Imagine that you’re one of over ten million Filipinos living and working overseas. You’re in a foreign land, and your employer is exploiting some legal loophole in your contract. Because you signed their contract, they tell you that you can’t go home.
It’s vague – and you have a feeling that the recruitment agency you paid thousands of pesos to sort this out shortchanged you. What should you do?
You contact your family at home, and ask them to find help. What they’ll find is that there are at least six different agencies and bureaus that handle the affairs of Overseas Filipino Workers (OFW).
Who should they approach?
Should they go first to the Philippine Overseas Employment Administration (POEA), since it might be an issue with the recruitment agency? Or should they go to the Overseas Workers Welfare Administration (OWWA) since they provide assistance on legal matters?
But wait, the Office of the Undersecretary for Migrant Workers Affairs under the Department of Foreign Affairs (DFA) also provides legal support for Filipinos abroad. Or since it’s a labor concern, do you go to the International Labor Affairs Bureau of the Department of Labor and Employment (DOLE)?
By the time your relatives back home figure out who to ask, it might be too late. In other words, there’s room for improvement in the streamlining of these services.
Reality that OFWs face
Sadly, poor treatment from employers is a very real concern faced by a lot of OFWs and their families. This is why President Duterte is pushing for the establishment of the Department of Overseas Filipinos.
In his 2019 State of the Nation Address (SONA), he said that this is meant “to ensure [the OFW’s] welfare, protection, and their access to government services.” It is such a top priority for the administration that Duterte said he wants it established before the end of the year.
So what does it really mean to have this Department of Overseas Filipinos?
What will happen to the existing agencies, and will it actually be beneficial for all Overseas Filipinos?
The Department of Overseas Filipinos
All is set for this major change. According to Labor Secretary Silvestre Bello III, the draft measure creating the department was already submitted to the Office of the President last July.
Simply put, the Department of Overseas Filipinos will centralize all government agencies and initiatives under one agency. Instead of dealing with smaller bureaus and attached agencies of the DOLE and DFA, all Overseas Filipinos (residents and workers alike) will be able to go to just one department that will handle their needs.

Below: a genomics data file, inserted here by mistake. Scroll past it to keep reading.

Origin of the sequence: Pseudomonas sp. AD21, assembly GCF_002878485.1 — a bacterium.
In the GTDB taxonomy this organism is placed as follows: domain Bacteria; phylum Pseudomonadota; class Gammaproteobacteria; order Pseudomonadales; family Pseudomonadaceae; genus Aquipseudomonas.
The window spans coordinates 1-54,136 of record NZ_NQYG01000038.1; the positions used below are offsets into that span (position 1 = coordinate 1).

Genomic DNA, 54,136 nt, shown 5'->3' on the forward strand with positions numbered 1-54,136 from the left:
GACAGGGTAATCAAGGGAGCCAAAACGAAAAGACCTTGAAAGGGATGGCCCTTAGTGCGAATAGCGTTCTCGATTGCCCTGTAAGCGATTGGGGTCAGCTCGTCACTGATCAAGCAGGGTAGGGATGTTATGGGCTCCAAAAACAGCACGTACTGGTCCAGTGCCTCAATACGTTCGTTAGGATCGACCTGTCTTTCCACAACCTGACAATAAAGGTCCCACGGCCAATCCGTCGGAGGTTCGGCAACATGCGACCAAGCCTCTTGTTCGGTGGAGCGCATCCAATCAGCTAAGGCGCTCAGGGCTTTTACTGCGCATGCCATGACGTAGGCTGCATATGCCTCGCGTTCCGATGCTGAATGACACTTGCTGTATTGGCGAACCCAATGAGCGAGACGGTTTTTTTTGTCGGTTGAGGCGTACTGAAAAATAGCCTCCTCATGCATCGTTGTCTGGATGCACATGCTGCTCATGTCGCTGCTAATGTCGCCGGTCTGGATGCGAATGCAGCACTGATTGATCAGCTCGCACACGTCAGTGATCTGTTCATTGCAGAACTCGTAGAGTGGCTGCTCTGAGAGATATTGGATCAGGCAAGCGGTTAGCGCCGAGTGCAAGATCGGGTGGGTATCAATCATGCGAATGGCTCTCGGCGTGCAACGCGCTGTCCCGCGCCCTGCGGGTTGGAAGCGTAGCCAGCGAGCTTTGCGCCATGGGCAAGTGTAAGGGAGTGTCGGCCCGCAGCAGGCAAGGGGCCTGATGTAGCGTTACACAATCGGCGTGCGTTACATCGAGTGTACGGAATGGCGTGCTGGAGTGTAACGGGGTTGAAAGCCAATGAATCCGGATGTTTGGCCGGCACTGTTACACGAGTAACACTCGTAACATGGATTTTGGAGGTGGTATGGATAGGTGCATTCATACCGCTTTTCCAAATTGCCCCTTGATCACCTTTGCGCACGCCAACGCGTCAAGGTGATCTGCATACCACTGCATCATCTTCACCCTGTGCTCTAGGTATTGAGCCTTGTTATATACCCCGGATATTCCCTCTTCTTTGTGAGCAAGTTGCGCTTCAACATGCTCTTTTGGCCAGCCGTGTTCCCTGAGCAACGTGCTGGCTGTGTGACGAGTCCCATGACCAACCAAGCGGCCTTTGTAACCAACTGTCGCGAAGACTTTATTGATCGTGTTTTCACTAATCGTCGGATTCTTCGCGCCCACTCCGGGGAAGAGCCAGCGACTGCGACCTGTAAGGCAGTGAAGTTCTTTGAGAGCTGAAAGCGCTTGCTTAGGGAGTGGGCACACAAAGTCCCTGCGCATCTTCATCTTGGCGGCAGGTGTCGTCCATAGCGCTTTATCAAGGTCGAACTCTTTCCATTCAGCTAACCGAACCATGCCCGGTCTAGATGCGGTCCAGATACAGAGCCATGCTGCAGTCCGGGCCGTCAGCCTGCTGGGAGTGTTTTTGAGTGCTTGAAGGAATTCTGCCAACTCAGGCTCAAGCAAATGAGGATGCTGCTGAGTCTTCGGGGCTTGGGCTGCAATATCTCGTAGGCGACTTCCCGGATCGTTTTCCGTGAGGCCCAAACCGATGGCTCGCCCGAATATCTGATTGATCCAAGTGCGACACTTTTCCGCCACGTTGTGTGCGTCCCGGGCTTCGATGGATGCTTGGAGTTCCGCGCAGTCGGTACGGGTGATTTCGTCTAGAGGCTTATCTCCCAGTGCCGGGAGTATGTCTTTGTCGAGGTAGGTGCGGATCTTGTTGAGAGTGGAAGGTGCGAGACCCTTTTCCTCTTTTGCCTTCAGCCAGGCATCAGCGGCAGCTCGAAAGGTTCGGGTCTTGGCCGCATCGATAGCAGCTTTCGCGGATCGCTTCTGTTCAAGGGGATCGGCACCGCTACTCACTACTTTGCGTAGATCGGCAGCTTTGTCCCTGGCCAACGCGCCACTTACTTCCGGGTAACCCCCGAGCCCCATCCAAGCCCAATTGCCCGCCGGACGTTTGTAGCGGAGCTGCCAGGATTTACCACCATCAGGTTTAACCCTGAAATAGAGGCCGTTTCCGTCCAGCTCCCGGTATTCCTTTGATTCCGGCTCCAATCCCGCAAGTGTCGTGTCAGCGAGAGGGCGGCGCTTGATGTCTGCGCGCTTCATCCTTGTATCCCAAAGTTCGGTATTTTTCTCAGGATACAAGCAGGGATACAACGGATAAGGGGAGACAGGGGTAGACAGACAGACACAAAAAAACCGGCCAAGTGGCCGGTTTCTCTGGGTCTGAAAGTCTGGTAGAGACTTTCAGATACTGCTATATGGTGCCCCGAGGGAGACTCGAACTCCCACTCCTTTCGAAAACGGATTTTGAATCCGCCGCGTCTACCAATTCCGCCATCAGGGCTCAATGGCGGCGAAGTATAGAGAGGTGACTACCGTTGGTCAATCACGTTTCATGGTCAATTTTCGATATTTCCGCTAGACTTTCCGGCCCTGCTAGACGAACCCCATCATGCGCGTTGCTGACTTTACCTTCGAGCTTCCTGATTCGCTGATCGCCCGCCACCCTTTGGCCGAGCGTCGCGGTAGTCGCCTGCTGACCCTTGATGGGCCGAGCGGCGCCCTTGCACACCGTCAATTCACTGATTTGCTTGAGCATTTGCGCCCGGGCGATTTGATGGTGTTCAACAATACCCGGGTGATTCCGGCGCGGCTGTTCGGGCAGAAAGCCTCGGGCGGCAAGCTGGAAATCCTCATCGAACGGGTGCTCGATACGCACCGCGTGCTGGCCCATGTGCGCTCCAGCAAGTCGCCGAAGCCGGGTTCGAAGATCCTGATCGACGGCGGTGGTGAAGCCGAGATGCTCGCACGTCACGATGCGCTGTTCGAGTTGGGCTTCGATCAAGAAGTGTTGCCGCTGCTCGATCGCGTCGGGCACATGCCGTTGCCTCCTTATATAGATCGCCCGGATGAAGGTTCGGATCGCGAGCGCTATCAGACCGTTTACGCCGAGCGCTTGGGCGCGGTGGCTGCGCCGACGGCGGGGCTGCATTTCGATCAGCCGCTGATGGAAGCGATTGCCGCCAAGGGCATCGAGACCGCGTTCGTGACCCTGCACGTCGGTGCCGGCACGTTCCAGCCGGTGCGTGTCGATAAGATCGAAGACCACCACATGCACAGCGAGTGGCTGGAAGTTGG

According to the latest version of the bill filed by Senator Bong Go last July, the following agencies and their responsibilities could possibly be transferred to this new department:
- Overseas Welfare Workers Administration (OWWA): protects the interests of OFWs and their families, provides help on a variety of concerns including legal matters
- Philippine Overseas Employment Administration (POEA): monitors and supervises foreign recruitment agencies
- Commission on Filipinos Overseas (CFO): protects the interests of Filipino emigrants and Filipino permanent residents in other countries
- International Labor Affairs Bureau – DOLE: develops policies, plans, programs, and projects regarding international labor and employment concerns
- National Reintegration Center for OFWs (NRCO): assists OFW’s reintegration into Philippine Society, if they decide to go back home
You can immediately see that these are all related functions currently performed by separate agencies.
Better coordination of services
The main benefit of the Department of Overseas Filipinos will be the coordinated movement for the mentioned government services and initiatives. The confusion that some OFWs might feel will be eliminated. There will now be a dedicated department that will handle all their needs.
In addition, the agency can centralize coordination with Non-Government Organizations (NGOs) that provide services for OFWs. This will cover existing programs from other government departments (like the Department of Social Welfare and Development).
Finally, the bill submitted by Senator Go also explores the possibility of establishing a ₱5-billion Overseas Filipinos Assistance Fund. This will be allocated for repatriation, legal assistance, and other programs that Overseas Filipinos will have access to. Having a centralized government agency will ensure that this budget is used properly.
Prioritizing Filipinos here and abroad
Above all, the greatest benefit perhaps is the clear indication of the government’s prioritization of policy and system processes concerning the welfare of Filipinos overseas. As one of the biggest contributors to Philippine economy, OFWs are definitely worthy of this attention.
That’s just the beginning of good news for our friends and families abroad. They, too, deserve a comfortable life – and be protected and cared for by our government, no matter where they are.